Dhan Zunino Singh, Tomás Errázuriz, Rodrigo Booth, and Melina Piglia
For more than a decade a group of scholars has tried to reconstruct and analyze the history of mobilities in Latin America. Meetings such as the T2M annual conference and rich collaborative projects and publications have fostered a common approach to this work, a method built upon theoretical and methodological approaches as much as a common “sensibility” toward mobilities. Without being fully aware of his position, Guillermo Giucci has been an invaluable member of this group. Although distance and other circumstances have prevented his direct participation in the meetings mentioned above, his work has nonetheless traversed the region, capturing the attention of fellow mobility scholars and becoming an essential reference for most ongoing work. Giucci’s influential position stems from his willingness to study subjects that few of his colleagues have grappled with and to break with the typical isolation and lack of comparative research found in Latin American mobility history.
Dignity, Prestige, and Domination in the “Colonial Situation”
My contribution is an attempt to resolve one of those enigmas that the French colonial archives hold for assiduous readers. In the course of comparative research on the juridical status of métis children in the French Empire,1 I was struck by the frequency with which the terms “dignity” and “prestige” figured in a wide range of colonial preoccupations—whether on the part of local or central administrations, private individuals or institutions. These were not merely personal or social qualities, but terms that had precise legal meanings and that played a central role in colonial jurisprudence. In this context, the terms were predominantly used in the negative—referring to threats to prestige (atteintes au prestige) or to the obligation to maintain one’s dignity (garder sa dignité).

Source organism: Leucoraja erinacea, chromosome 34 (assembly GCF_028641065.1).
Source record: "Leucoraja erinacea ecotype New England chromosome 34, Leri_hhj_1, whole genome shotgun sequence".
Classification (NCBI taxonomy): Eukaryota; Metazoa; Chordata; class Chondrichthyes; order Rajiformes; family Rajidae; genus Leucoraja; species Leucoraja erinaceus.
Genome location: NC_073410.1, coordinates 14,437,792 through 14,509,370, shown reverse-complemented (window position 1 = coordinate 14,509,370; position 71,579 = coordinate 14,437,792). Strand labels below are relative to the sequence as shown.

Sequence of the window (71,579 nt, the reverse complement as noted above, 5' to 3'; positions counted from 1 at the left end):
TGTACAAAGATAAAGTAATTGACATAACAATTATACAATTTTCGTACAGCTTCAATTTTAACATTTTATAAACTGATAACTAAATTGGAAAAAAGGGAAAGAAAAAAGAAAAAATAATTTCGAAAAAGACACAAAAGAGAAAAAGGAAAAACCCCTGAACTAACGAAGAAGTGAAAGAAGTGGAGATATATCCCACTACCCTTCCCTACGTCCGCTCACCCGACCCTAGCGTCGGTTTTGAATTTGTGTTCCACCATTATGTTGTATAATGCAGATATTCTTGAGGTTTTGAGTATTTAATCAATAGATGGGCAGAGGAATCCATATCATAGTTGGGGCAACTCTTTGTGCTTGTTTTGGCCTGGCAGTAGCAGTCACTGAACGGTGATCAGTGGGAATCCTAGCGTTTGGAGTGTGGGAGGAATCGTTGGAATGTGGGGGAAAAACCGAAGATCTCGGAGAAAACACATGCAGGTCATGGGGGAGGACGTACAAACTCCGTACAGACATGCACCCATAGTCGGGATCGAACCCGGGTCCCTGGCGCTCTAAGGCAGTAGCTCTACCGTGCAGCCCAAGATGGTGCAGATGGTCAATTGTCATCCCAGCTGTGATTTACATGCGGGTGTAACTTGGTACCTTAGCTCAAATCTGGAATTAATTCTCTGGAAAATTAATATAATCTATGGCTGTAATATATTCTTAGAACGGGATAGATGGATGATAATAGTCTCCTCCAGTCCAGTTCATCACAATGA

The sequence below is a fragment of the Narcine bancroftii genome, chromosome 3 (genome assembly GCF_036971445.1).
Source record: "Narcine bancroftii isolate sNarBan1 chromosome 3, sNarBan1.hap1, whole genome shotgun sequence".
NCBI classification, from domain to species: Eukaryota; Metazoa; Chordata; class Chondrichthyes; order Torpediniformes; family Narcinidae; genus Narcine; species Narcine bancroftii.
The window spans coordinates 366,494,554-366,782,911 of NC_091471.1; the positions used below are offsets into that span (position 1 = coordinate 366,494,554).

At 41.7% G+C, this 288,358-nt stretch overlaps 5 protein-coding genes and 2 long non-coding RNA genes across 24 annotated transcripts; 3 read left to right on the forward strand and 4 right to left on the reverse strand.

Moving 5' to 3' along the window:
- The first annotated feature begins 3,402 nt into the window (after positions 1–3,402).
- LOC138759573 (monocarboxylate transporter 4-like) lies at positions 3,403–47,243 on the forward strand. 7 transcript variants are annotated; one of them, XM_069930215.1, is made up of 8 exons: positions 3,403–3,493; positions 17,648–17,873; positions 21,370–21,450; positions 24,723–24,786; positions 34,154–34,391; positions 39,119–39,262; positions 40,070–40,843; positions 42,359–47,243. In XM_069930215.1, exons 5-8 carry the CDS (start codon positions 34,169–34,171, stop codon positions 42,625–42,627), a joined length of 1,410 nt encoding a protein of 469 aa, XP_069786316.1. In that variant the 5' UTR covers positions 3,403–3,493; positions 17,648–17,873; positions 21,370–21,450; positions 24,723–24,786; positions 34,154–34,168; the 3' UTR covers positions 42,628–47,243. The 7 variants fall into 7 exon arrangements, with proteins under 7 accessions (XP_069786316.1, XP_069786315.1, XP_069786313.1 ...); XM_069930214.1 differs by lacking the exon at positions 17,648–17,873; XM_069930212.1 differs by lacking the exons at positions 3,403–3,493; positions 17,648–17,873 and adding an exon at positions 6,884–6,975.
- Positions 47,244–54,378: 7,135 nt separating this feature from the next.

Toward Multispecies Ethnography in Melanesia
This article reviews two strengths of Melanesian anthropology that could make a significant contribution to anthropological research on human-animal relations, specifically to multispecies ethnography. The first strength is an analytical approach to comparative research on gender developed in response to challenges from feminist theory in the 1980s; the second is a wealth of ethnographic detail on human-animal relations, much of it contained in texts not explicitly concerned with them and thus largely inaccessible to nonspecialist readers. The article sets up an analogy between the challenges faced by feminist anthropologists and those currently faced by multispecies ethnographers. It demonstrates how pursuing the analogy allows multispecies ethnographers to draw together analytically, and to reinvestigate a broad range of ethnographic resources containing details on human-animal relations, whose convergence so far remains hidden by divergent theoretical interests.